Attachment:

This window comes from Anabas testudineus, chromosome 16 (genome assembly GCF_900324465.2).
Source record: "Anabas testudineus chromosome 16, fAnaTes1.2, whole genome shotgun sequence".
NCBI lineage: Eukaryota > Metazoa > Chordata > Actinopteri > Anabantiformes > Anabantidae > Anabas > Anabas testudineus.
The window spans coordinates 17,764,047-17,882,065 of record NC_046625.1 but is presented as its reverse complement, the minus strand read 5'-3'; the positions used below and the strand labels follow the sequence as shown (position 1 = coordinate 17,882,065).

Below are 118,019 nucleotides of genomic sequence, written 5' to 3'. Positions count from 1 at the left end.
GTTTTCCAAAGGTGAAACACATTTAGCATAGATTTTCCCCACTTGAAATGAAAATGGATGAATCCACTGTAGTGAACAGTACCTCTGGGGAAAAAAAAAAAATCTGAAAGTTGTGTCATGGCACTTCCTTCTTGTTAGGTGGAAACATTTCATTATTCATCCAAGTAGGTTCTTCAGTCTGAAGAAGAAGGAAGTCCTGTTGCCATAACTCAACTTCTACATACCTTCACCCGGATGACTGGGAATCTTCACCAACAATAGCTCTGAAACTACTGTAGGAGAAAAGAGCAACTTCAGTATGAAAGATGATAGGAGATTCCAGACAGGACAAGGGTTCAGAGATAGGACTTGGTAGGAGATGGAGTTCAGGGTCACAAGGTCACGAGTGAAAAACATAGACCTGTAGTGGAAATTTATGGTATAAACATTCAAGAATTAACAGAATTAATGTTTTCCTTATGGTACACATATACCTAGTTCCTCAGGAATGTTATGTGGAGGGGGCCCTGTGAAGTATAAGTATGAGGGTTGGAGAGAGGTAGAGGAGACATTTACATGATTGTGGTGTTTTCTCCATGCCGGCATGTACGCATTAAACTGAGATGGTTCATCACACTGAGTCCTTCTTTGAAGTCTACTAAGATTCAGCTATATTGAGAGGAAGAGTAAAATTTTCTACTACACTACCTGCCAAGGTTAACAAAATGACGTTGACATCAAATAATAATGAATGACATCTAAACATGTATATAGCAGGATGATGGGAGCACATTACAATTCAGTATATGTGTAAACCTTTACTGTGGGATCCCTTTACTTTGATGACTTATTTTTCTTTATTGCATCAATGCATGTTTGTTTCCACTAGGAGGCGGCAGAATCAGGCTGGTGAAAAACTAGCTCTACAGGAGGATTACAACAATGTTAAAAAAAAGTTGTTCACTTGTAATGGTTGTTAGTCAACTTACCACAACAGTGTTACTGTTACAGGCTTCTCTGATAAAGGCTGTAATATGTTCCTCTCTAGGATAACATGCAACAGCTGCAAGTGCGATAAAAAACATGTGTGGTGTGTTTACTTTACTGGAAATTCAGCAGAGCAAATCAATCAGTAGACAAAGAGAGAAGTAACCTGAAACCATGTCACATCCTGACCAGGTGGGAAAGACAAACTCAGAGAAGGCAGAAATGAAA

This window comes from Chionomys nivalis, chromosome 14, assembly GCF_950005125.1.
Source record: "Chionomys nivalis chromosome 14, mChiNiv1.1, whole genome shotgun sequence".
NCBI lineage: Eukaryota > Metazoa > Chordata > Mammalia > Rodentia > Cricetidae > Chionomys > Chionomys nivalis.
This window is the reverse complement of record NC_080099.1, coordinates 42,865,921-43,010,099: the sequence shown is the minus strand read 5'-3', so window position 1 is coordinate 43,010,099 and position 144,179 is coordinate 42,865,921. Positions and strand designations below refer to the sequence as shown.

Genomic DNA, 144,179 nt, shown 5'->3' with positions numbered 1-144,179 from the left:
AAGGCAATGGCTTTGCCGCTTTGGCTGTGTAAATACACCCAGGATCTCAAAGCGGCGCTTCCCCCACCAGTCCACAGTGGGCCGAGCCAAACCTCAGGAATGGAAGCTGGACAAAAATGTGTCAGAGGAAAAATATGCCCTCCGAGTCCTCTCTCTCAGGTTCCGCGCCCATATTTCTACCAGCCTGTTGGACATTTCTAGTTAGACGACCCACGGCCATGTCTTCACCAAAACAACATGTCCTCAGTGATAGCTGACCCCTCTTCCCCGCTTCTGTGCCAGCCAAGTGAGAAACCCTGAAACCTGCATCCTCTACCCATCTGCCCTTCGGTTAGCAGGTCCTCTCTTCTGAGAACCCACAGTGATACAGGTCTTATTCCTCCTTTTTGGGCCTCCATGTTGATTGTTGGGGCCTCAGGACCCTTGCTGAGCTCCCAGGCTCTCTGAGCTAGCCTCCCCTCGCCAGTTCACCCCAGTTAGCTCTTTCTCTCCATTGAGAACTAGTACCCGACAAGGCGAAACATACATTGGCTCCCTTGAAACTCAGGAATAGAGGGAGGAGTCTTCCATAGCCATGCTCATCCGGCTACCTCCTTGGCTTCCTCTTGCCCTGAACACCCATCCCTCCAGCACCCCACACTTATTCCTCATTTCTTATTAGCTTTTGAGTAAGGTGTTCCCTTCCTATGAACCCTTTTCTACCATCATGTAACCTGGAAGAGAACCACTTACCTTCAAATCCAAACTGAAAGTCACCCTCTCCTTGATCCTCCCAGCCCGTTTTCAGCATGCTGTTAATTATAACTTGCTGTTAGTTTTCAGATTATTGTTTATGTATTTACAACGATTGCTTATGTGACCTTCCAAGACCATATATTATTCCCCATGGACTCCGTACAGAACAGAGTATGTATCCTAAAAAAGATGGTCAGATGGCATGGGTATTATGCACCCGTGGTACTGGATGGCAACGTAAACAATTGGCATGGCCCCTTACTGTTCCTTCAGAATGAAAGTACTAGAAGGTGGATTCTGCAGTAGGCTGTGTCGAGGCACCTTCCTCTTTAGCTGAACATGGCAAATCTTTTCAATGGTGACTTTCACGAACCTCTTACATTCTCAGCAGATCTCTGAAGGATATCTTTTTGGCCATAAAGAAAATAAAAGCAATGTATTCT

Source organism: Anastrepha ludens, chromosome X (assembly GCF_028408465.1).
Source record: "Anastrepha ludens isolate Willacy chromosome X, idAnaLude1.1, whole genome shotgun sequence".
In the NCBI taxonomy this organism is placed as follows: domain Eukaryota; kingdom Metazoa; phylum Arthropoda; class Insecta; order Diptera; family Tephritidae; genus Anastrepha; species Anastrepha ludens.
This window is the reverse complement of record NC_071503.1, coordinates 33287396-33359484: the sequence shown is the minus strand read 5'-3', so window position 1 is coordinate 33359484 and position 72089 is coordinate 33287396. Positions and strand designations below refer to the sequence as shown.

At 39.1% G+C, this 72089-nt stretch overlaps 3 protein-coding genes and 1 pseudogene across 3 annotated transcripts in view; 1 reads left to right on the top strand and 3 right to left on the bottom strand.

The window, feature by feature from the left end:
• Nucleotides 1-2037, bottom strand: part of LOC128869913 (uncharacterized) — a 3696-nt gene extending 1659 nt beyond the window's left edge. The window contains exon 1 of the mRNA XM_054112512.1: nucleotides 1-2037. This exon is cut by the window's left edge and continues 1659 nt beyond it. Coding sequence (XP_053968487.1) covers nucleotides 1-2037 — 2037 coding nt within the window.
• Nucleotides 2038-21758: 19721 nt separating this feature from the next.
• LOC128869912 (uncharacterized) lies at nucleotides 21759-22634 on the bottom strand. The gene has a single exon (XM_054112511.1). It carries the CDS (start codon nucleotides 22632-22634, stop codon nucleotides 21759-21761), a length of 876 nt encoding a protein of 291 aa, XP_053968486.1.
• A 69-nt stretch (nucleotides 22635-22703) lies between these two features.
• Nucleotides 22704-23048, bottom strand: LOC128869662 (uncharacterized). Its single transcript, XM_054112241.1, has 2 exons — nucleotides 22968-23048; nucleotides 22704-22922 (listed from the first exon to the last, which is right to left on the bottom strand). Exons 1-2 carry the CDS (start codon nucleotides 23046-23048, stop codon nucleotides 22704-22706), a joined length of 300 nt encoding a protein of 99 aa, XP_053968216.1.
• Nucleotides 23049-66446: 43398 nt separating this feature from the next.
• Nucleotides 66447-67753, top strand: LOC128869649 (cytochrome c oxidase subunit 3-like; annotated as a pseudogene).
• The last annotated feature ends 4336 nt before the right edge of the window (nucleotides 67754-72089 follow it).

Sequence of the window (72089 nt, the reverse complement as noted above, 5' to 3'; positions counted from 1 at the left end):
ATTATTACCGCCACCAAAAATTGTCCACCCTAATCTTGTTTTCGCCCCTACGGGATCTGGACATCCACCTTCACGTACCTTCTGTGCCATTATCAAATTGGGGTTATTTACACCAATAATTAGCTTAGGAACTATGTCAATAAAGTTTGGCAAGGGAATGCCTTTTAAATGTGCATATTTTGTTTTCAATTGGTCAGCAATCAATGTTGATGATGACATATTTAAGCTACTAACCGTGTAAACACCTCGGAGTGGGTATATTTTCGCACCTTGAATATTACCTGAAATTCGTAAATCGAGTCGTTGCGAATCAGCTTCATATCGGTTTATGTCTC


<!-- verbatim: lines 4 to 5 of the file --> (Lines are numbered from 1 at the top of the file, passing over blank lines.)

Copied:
The window spans coordinates 17,764,047-17,882,065 of record NC_046625.1 but is presented as its reverse complement, the minus strand read 5'-3'; the positions used below and the strand labels follow the sequence as shown (position 1 = coordinate 17,882,065).

Below are 118,019 nucleotides of genomic sequence, written 5' to 3'. Positions count from 1 at the left end.